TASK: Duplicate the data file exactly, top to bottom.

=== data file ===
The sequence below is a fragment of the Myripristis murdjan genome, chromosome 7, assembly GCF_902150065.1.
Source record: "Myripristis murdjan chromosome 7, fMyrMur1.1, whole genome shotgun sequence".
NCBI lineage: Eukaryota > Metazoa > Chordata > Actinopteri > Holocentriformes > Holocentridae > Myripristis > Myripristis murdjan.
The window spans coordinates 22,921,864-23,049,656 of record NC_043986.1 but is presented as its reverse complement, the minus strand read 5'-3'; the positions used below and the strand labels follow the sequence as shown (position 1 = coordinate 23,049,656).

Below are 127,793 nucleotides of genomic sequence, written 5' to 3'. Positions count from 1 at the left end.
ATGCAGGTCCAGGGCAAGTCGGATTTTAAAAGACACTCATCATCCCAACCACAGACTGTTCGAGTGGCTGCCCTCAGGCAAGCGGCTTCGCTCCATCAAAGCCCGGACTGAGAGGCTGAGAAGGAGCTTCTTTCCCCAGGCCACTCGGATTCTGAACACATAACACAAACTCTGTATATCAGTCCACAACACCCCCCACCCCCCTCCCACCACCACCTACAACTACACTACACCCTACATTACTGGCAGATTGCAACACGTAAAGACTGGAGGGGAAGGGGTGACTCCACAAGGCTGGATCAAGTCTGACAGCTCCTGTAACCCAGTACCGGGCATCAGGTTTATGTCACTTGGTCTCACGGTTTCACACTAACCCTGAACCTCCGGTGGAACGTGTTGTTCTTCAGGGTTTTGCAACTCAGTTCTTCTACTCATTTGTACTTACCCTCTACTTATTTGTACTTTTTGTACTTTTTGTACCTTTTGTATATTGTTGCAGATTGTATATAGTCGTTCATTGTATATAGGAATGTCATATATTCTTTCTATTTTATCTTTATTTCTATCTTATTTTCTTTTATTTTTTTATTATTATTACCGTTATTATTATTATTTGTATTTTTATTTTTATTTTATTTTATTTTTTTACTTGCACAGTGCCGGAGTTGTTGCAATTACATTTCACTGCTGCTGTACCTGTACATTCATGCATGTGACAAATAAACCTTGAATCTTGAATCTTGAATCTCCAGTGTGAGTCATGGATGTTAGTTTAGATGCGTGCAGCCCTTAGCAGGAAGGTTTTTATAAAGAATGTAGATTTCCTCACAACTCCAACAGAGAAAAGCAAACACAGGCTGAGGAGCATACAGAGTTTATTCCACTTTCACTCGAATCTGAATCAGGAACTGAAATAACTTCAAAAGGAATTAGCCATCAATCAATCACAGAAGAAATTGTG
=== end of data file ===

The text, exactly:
The sequence below is a fragment of the Myripristis murdjan genome, chromosome 7, assembly GCF_902150065.1.
Source record: "Myripristis murdjan chromosome 7, fMyrMur1.1, whole genome shotgun sequence".
NCBI lineage: Eukaryota > Metazoa > Chordata > Actinopteri > Holocentriformes > Holocentridae > Myripristis > Myripristis murdjan.
The window spans coordinates 22,921,864-23,049,656 of record NC_043986.1 but is presented as its reverse complement, the minus strand read 5'-3'; the positions used below and the strand labels follow the sequence as shown (position 1 = coordinate 23,049,656).

Below are 127,793 nucleotides of genomic sequence, written 5' to 3'. Positions count from 1 at the left end.
ATGCAGGTCCAGGGCAAGTCGGATTTTAAAAGACACTCATCATCCCAACCACAGACTGTTCGAGTGGCTGCCCTCAGGCAAGCGGCTTCGCTCCATCAAAGCCCGGACTGAGAGGCTGAGAAGGAGCTTCTTTCCCCAGGCCACTCGGATTCTGAACACATAACACAAACTCTGTATATCAGTCCACAACACCCCCCACCCCCCTCCCACCACCACCTACAACTACACTACACCCTACATTACTGGCAGATTGCAACACGTAAAGACTGGAGGGGAAGGGGTGACTCCACAAGGCTGGATCAAGTCTGACAGCTCCTGTAACCCAGTACCGGGCATCAGGTTTATGTCACTTGGTCTCACGGTTTCACACTAACCCTGAACCTCCGGTGGAACGTGTTGTTCTTCAGGGTTTTGCAACTCAGTTCTTCTACTCATTTGTACTTACCCTCTACTTATTTGTACTTTTTGTACTTTTTGTACCTTTTGTATATTGTTGCAGATTGTATATAGTCGTTCATTGTATATAGGAATGTCATATATTCTTTCTATTTTATCTTTATTTCTATCTTATTTTCTTTTATTTTTTTATTATTATTACCGTTATTATTATTATTTGTATTTTTATTTTTATTTTATTTTATTTTTTTACTTGCACAGTGCCGGAGTTGTTGCAATTACATTTCACTGCTGCTGTACCTGTACATTCATGCATGTGACAAATAAACCTTGAATCTTGAATCTTGAATCTCCAGTGTGAGTCATGGATGTTAGTTTAGATGCGTGCAGCCCTTAGCAGGAAGGTTTTTATAAAGAATGTAGATTTCCTCACAACTCCAACAGAGAAAAGCAAACACAGGCTGAGGAGCATACAGAGTTTATTCCACTTTCACTCGAATCTGAATCAGGAACTGAAATAACTTCAAAAGGAATTAGCCATCAATCAATCACAGAAGAAATTGTG